Aspen Skiing Co. will feed seasonal employees who aren’t working because of dry conditions |

Aspen Skiing Co. will feed seasonal employees who aren’t working because of dry conditions

Scott Condon
The Aspen Times
Aspen Mountain has received less snow than usual to start the season. Dry conditons have meant fewer workers are on the job.
Anna Stonehouse/The Aspen Times |

Aspen Skiing Co. plans to start feeding seasonal workers who haven’t gotten called to work yet because of the dry conditions and limited opening of terrain.

Skico made the decision on Thanksgiving Day to provide dinner at Bumps restaurant Monday, Wednesday and Saturday of next week, assuming there isn’t a drastic change in the weather, according to company spokesman Jeff Hanle.

“It’s intended for seasonal workers and people who would be getting hours now, like lifties,” Hanle said.

Jim Laing, Skico vice president of human resources, sent a memo Thursday announcing the plan. The dinners will be provided at Bumps, the restaurant at the base of Buttermilk, from 5 to 7 p.m. each of the nights.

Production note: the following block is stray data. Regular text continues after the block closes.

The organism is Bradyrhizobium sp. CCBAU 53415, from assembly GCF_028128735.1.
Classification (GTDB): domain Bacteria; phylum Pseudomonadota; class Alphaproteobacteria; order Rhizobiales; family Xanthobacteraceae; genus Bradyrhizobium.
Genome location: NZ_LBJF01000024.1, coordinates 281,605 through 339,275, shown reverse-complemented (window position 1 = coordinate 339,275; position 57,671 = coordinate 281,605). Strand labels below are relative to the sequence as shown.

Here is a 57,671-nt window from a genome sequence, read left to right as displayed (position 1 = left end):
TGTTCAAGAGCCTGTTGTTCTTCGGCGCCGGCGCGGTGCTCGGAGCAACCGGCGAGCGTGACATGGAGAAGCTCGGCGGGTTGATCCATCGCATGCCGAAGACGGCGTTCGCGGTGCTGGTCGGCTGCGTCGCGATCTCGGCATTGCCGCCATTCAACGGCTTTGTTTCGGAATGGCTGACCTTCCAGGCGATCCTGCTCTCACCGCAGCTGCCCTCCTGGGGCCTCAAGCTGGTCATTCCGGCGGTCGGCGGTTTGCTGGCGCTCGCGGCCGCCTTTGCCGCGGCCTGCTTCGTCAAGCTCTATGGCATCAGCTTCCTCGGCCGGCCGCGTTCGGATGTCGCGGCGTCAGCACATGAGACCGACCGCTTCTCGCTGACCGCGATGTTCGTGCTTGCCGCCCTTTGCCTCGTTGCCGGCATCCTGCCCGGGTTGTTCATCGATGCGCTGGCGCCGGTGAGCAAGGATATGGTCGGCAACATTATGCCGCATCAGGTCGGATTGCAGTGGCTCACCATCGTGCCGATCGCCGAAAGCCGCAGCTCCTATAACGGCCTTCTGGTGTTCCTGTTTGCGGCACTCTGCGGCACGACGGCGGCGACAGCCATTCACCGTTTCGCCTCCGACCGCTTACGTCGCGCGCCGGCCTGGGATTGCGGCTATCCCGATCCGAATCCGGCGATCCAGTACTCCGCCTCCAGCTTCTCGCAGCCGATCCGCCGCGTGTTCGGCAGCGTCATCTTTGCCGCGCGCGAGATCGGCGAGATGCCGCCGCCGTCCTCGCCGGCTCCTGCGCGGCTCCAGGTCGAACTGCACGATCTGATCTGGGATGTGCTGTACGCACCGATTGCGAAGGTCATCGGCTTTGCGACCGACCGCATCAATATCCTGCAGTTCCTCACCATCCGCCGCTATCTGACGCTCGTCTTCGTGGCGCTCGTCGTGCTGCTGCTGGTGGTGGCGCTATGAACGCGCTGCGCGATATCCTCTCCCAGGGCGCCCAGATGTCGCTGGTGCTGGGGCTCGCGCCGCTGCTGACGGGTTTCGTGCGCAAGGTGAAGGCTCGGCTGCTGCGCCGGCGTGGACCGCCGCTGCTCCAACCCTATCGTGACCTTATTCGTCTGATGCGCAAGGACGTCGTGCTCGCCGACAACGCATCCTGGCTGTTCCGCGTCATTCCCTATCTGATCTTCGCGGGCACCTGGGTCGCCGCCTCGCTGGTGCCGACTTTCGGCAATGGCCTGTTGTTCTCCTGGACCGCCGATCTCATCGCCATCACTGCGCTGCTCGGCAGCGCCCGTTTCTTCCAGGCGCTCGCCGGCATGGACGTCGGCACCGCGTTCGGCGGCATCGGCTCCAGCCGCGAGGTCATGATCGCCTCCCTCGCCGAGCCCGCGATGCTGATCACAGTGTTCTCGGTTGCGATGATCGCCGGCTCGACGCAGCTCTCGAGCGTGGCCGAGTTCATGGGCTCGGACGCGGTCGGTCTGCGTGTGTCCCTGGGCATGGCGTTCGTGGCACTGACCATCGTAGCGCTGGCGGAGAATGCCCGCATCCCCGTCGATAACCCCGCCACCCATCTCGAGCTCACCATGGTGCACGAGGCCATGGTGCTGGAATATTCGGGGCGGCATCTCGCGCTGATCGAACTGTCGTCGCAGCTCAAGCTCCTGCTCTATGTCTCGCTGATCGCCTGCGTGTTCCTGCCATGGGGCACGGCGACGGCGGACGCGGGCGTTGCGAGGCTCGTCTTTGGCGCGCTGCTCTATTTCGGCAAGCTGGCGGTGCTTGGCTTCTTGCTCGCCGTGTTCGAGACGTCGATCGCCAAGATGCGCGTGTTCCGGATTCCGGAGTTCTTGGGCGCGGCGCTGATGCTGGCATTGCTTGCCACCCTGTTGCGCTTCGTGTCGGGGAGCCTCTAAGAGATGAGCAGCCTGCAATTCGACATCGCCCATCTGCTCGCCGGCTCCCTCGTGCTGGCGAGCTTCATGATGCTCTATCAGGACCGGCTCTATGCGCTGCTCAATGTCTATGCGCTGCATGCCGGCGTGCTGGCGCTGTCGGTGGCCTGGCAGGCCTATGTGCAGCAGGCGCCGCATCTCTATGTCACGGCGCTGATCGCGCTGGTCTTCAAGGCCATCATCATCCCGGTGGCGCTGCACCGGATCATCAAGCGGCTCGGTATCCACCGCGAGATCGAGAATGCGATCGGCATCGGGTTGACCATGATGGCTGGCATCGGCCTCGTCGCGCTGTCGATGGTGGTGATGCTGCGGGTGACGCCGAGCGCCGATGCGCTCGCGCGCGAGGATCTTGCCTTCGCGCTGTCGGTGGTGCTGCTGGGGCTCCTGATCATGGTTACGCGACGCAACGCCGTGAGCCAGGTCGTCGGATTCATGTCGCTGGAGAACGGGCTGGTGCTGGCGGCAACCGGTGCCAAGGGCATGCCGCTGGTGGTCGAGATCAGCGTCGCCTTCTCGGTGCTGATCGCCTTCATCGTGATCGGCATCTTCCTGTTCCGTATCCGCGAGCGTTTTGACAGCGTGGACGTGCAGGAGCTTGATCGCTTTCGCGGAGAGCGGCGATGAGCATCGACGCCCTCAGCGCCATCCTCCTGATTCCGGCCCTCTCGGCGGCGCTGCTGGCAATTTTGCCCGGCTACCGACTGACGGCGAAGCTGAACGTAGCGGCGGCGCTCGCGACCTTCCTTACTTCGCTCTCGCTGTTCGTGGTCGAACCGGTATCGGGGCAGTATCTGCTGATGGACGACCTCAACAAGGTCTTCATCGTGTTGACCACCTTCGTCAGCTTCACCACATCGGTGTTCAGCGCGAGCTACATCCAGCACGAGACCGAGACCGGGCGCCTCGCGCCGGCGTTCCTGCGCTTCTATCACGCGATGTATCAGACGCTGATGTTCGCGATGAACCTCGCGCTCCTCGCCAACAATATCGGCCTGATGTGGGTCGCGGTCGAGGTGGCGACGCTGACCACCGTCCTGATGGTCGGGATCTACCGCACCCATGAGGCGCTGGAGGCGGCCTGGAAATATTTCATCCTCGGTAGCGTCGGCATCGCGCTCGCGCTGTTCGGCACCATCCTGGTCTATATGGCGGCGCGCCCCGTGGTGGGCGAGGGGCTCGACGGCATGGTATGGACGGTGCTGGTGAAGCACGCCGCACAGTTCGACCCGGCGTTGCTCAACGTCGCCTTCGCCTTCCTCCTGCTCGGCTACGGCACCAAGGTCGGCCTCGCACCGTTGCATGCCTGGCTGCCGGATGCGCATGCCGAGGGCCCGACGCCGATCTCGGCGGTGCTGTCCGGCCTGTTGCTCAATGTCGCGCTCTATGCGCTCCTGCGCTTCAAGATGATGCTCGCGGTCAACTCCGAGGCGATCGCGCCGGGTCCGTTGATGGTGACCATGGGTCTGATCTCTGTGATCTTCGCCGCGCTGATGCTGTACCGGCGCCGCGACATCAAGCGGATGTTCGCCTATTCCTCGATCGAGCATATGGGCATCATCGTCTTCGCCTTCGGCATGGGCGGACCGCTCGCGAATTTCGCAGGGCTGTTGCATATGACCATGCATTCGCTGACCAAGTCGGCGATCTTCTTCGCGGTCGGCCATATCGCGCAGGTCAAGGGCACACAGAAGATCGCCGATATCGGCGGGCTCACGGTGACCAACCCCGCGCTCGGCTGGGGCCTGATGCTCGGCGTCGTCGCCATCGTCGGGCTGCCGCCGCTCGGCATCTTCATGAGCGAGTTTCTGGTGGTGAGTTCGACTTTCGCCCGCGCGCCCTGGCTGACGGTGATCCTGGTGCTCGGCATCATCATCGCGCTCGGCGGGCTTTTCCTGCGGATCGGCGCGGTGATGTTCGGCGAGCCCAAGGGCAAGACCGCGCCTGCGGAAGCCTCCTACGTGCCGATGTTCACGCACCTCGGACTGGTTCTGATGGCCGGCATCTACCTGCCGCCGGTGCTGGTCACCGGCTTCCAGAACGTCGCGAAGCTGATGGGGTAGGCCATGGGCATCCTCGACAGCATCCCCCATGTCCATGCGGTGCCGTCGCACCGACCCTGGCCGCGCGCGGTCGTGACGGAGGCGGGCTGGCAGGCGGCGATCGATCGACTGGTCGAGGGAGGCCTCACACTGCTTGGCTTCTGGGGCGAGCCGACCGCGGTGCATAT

Hanle said he didn’t know how many Skico workers haven’t been able to work because of the dry conditions.

Skico has twice set a precedent for feeding seasonal workers because of delayed openings. About 40 unemployed workers were fed dinner at Bumps during the dry start to the 2007-08 ski season.

Skico was able to open less than 100 acres on the top of Aspen Mountain and 50 acres on Fanny Hill at Snowmass to start that season, according a story in The Aspen Times’ archive.

Former Aspen Skiing Co. President and CEO Bob Maynard also fed unemployed workers because of dry conditions one season in the early 1990s.

Hanle said Skico doesn’t know how many people to expect for dinner Monday night.

“I don’t think we’ll know until we do it,” he said.

See Saturday’s Aspen Times for more on this story.


The circus is in town!

August 17, 2019

Circus Bella, out of San Francisco, is here through Sunday at Nottingham Park in Avon. The acts feature no animals, only human-powered entertainment.

See more